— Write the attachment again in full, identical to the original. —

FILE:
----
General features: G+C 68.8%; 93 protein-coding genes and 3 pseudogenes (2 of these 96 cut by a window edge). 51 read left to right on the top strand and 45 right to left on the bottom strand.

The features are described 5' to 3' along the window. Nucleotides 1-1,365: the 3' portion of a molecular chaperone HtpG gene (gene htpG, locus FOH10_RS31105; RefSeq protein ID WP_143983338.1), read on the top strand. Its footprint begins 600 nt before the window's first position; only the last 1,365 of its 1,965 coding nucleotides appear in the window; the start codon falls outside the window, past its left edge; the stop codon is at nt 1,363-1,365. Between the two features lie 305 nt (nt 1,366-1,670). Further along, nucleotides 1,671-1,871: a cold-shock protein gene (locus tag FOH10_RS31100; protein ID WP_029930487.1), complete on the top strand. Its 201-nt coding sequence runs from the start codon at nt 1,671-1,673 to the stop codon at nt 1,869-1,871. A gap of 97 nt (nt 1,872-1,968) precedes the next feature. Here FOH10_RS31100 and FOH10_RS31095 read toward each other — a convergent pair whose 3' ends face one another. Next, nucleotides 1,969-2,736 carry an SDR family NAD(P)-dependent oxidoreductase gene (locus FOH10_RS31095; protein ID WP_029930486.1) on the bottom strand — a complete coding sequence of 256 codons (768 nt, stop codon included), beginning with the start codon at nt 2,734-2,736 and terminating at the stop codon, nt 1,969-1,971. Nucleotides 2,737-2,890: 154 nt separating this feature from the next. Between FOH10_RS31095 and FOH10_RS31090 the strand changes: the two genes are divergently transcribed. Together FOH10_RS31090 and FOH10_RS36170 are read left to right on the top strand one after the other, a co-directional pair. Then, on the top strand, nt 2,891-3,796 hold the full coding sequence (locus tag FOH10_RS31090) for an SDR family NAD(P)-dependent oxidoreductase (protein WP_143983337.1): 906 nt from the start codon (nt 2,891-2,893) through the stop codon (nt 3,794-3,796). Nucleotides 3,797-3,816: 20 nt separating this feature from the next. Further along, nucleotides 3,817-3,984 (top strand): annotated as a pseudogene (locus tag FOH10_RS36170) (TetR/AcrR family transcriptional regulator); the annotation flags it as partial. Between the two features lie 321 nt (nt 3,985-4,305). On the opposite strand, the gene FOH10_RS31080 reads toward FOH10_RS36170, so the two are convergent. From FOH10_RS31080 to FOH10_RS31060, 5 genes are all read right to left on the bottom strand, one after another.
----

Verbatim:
General features: G+C 68.8%; 93 protein-coding genes and 3 pseudogenes (2 of these 96 cut by a window edge). 51 read left to right on the top strand and 45 right to left on the bottom strand.

The features are described 5' to 3' along the window. Nucleotides 1-1,365: the 3' portion of a molecular chaperone HtpG gene (gene htpG, locus FOH10_RS31105; RefSeq protein ID WP_143983338.1), read on the top strand. Its footprint begins 600 nt before the window's first position; only the last 1,365 of its 1,965 coding nucleotides appear in the window; the start codon falls outside the window, past its left edge; the stop codon is at nt 1,363-1,365. Between the two features lie 305 nt (nt 1,366-1,670). Further along, nucleotides 1,671-1,871: a cold-shock protein gene (locus tag FOH10_RS31100; protein ID WP_029930487.1), complete on the top strand. Its 201-nt coding sequence runs from the start codon at nt 1,671-1,673 to the stop codon at nt 1,869-1,871. A gap of 97 nt (nt 1,872-1,968) precedes the next feature. Here FOH10_RS31100 and FOH10_RS31095 read toward each other — a convergent pair whose 3' ends face one another. Next, nucleotides 1,969-2,736 carry an SDR family NAD(P)-dependent oxidoreductase gene (locus FOH10_RS31095; protein ID WP_029930486.1) on the bottom strand — a complete coding sequence of 256 codons (768 nt, stop codon included), beginning with the start codon at nt 2,734-2,736 and terminating at the stop codon, nt 1,969-1,971. Nucleotides 2,737-2,890: 154 nt separating this feature from the next. Between FOH10_RS31095 and FOH10_RS31090 the strand changes: the two genes are divergently transcribed. Together FOH10_RS31090 and FOH10_RS36170 are read left to right on the top strand one after the other, a co-directional pair. Then, on the top strand, nt 2,891-3,796 hold the full coding sequence (locus tag FOH10_RS31090) for an SDR family NAD(P)-dependent oxidoreductase (protein WP_143983337.1): 906 nt from the start codon (nt 2,891-2,893) through the stop codon (nt 3,794-3,796). Nucleotides 3,797-3,816: 20 nt separating this feature from the next. Further along, nucleotides 3,817-3,984 (top strand): annotated as a pseudogene (locus tag FOH10_RS36170) (TetR/AcrR family transcriptional regulator); the annotation flags it as partial. Between the two features lie 321 nt (nt 3,985-4,305). On the opposite strand, the gene FOH10_RS31080 reads toward FOH10_RS36170, so the two are convergent. From FOH10_RS31080 to FOH10_RS31060, 5 genes are all read right to left on the bottom strand, one after another.